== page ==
A common viewpoint among viticulturists is that one way of reducing methoxypyrazine levels is to expose the grapes to the sun. So they pluck the leaves in the fruit zone, thinking that the sunlight will degrade the methoxypyrazine. But there’s very little evidence for this photodegradation actually occurring. Still, leaf removal seems to have some effect, especially when it’s done early on. This might be because of reduced accumulation rather than increased degradation. In fact, there is evidence that if the vine is growing rapidly during this period of methoxypyrazine accumulation, then more methoxypyrazine is accumulated, independent on the level of cluster shading. So for red wines you really want vine growth to slow down just before the methoxypyrazine accumulation phase.
If methoxypyrazines are present in the grapes at harvest, because they are very stable compounds, they tend to persist through fermentation and then stay at the same level in the final wine.
One other source of greenness in wine is from the use of stems in winemaking. This is an interesting topic in its own right, and deserves its own discussion, but when whole bunches are used in fermentation they can contribute green flavours to the wines.
Interestingly, methoxypyrazines are also produced by some insects. There are notable incidences where ladybirds present in grape bunches at harvest cause green taints in wine, because they are capable of producing heroic levels of methoxypyrazine. This can lead to the wine being ruined. Vineyards near soybean farms can be at particular risk, because the soybeans are harvested and then the ladybirds find a new home in the vineyard. You don’t need many in a vat for this green taint to occur, so a vibrating sorting table is a must where this is potentially an issue.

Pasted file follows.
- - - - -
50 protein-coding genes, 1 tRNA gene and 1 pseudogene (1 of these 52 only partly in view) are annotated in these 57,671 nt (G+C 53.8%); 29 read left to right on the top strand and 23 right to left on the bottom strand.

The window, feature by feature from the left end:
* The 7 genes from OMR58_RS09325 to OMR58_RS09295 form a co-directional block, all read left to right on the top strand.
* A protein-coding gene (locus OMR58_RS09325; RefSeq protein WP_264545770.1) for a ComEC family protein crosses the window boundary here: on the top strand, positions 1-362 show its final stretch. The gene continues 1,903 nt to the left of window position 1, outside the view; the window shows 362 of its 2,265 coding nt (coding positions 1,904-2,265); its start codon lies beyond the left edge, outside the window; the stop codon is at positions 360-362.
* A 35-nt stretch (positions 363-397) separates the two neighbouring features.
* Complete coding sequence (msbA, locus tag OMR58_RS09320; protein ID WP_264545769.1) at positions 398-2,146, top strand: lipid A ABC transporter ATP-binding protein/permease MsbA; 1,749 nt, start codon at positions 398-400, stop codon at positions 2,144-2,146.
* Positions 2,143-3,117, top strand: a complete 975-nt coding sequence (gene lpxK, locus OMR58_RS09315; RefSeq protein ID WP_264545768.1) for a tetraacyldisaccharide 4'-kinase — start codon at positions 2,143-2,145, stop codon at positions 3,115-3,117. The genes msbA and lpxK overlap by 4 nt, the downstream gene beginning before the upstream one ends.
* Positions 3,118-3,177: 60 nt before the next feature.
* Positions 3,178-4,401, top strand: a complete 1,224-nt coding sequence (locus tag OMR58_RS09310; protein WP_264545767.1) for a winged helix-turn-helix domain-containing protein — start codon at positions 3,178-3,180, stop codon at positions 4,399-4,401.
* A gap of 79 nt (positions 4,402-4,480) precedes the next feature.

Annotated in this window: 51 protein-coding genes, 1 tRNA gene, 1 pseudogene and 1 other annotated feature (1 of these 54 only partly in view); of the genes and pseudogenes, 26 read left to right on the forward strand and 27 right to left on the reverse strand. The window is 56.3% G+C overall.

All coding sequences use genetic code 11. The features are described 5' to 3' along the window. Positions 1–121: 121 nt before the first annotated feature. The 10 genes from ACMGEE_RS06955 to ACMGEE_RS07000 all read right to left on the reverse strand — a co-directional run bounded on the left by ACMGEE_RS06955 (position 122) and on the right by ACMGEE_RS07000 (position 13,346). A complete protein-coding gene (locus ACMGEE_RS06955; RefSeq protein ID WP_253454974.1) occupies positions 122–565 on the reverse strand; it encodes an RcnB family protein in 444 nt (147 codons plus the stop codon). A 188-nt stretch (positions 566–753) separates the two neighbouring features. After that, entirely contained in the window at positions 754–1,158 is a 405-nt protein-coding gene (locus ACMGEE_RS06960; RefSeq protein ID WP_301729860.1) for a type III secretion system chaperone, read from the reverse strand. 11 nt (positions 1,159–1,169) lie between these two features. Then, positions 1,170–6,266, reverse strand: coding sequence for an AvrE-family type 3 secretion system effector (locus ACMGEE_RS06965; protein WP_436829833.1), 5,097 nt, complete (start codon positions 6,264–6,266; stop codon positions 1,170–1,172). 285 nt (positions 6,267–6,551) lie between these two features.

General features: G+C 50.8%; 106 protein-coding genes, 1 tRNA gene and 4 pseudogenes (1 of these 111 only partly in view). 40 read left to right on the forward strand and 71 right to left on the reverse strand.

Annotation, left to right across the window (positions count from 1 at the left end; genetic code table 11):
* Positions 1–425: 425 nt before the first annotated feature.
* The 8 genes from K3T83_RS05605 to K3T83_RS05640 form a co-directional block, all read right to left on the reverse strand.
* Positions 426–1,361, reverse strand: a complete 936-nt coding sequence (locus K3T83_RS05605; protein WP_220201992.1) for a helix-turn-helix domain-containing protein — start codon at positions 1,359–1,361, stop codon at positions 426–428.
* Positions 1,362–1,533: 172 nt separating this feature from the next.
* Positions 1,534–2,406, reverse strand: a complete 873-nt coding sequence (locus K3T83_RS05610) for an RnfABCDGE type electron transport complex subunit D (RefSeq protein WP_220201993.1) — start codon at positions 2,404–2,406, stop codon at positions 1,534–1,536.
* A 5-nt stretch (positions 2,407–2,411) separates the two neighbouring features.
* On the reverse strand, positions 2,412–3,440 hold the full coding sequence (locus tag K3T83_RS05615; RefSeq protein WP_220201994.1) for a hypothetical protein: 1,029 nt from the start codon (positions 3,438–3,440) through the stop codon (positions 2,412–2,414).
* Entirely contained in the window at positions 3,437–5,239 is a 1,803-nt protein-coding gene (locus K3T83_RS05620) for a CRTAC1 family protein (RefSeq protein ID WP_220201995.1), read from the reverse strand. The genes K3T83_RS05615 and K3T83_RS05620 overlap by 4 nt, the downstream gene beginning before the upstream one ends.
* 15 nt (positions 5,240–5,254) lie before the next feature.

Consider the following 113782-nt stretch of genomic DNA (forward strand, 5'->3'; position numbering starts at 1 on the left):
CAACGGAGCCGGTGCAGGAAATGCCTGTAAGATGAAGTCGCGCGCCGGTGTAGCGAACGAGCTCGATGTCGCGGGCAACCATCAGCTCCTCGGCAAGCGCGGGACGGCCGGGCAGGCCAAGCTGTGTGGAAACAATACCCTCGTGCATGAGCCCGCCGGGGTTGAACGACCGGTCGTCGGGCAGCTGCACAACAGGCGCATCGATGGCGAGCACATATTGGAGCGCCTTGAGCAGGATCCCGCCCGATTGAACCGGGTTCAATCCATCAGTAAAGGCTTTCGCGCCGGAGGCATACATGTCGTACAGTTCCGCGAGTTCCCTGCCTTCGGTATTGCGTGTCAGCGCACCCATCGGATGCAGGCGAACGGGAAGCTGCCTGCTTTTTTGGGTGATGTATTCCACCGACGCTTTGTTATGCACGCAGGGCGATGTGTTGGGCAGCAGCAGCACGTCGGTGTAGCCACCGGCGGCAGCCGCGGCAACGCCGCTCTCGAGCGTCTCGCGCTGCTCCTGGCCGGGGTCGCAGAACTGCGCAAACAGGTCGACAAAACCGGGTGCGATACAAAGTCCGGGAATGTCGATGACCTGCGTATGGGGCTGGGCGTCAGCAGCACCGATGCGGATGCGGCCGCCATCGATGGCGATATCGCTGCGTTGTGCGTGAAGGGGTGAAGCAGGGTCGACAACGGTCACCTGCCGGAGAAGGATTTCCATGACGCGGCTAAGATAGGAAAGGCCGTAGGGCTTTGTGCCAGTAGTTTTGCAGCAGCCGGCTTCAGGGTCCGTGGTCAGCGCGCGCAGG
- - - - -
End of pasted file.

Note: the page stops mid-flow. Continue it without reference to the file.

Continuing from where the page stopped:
So what can you do if you want lower methoxypyrazine levels in your wine, but they are present in the harvested grapes? It’s possible to mask their presence using oak, and it seems that more gentle pressing results in lower levels in white wines. Some methoxypyrazine is lost in settling and clarifying the must of white varieties before fermentation. And thermovinification also reduces levels. But, generally, if you want lower levels, you need to address this issue in the vineyard.
But there’s more to greenness in wine than just methoxypyrazines. The other main contributors are a bunch of chemicals called green leaf volatiles. These are produced by a chemical reaction chain called the oxylipin pathway, and they are involved in plant defence. One of these compounds is called hexanol, which is described as green, herbaceous, grassy, woody and fruity. Then there’s cis-3-hexen-1-ol, which is green and grassy (and also acts as as semiochemical, alterting predators of herbivores that dinner is ready), and trans-3-hexen-1-ol, which is green, earthy and fatty.
Finally, there are green notes in wine that could come from the environment. Vineyards in proximity to both eucalyptus and pine trees can make wines that are influenced by aromatics from the leaves of these trees, which impart distinctive characters to the wine including an element of green.
What about green tannins? Personally, I don’t think they exist: this is just picture language. Tannins are sensed as astringent (this is the sense of touch), and sometimes also as bitter (the sense of taste). But I can’t see a way for them to taste green. Perhaps people using this term are describing tannins with a certain mouthfeel as green because they co-occur with green flavours from slightly underripe grapes.